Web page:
“This Too Shall Pass” by Anil Shrivastava ‘Musafir’

july 20 pandemic oic

It happened in my own lifetime. Growing up in a village in India, we didn’t have electricity, phone, TV, cars, commercial flights, air-conditioning or central heating. Personal visit and snail mail were the only form of communication. It used to take at least a week to hear from someone replying to a letter. In an emergency, we used telegrams. We were happy most of the time and sad sometimes just like today. We didn’t miss any amenities mentioned above because they either didn’t exist at the time or were not available to us.

Most of us, at the present, are confined in our homes due to COVID-19 pandemic but we are still connected to the world through the Internet, TV, and phone. We live in houses equipped with hot water, central heating, air-conditioning, dish washer, washer and drier. Most of us are still earning a living working from home. The retirees get social security payments and health insurance through Medicare. Those who have become unemployed are getting stimulus money. Small businesses are kept afloat through generous federal loans. Life is good in general.

Still unhappy? Let’s compare our condition with the condition during the 1918 influenza pandemic also known as 1918 H1N1 pandemic, aka Spanish Flu. The number of deaths due to the 1918 pandemic was estimated to be at least 50 million worldwide with about 675,000 occurring in the United States alone. During the 1918 flu there wasn’t a centralized federal response to the pandemic in the United States. The government was preoccupied with World War I so they didn’t put the same weight on stopping the pandemic as they do now. President Woodrow Wilson never publicly mentioned the epidemic contrary to the daily briefing given by President Trump and his Coronavirus task force. Chicago’s public health commission and many other cities flatly rejected closing businesses. (Excerpts taken from historian John Berry’s article in The Atlantic.)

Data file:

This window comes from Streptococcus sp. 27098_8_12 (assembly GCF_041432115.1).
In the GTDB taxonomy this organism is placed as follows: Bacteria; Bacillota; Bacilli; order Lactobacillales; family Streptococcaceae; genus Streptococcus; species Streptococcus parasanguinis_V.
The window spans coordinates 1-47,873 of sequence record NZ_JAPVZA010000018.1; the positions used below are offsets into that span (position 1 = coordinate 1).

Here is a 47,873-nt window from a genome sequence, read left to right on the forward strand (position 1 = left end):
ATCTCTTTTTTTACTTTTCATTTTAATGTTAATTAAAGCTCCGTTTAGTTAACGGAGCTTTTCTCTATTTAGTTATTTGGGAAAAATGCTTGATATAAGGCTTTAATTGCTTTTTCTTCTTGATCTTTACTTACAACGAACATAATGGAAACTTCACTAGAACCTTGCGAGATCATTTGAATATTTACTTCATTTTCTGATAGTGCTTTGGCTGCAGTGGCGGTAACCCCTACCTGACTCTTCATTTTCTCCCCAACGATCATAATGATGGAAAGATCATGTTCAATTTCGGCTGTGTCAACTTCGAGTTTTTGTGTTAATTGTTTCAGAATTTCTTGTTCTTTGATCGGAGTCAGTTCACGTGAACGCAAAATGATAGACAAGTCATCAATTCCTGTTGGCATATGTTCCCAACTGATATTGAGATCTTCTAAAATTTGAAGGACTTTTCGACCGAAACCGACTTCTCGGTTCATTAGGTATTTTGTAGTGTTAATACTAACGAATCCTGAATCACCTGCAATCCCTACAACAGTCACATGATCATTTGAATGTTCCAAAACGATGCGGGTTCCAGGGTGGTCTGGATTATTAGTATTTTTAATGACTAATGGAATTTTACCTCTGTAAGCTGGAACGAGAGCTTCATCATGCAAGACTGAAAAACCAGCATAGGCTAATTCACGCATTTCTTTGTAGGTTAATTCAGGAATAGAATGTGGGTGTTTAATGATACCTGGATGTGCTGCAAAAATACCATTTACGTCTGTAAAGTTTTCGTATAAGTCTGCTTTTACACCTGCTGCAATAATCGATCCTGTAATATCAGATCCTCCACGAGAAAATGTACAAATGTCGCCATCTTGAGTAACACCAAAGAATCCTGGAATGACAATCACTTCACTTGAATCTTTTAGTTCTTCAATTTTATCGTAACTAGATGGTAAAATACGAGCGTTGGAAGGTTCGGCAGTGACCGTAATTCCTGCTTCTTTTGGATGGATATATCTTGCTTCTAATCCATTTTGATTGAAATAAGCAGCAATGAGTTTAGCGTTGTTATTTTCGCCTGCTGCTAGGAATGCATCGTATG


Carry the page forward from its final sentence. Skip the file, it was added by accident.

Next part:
At that time most of the folks didn’t have phone. They didn’t have TV, commercial flights, air-conditioning, central heating, automatic dish washer and washing machine either. They were happy most of the time and sad sometimes just like today. They didn’t miss any amenities mentioned above because they either didn’t exist at the time or were not available to them.

Thanks God, we are not living in those good old happy days anymore. Does that cheer you up? Be happy and be assured “This too shall pass.”

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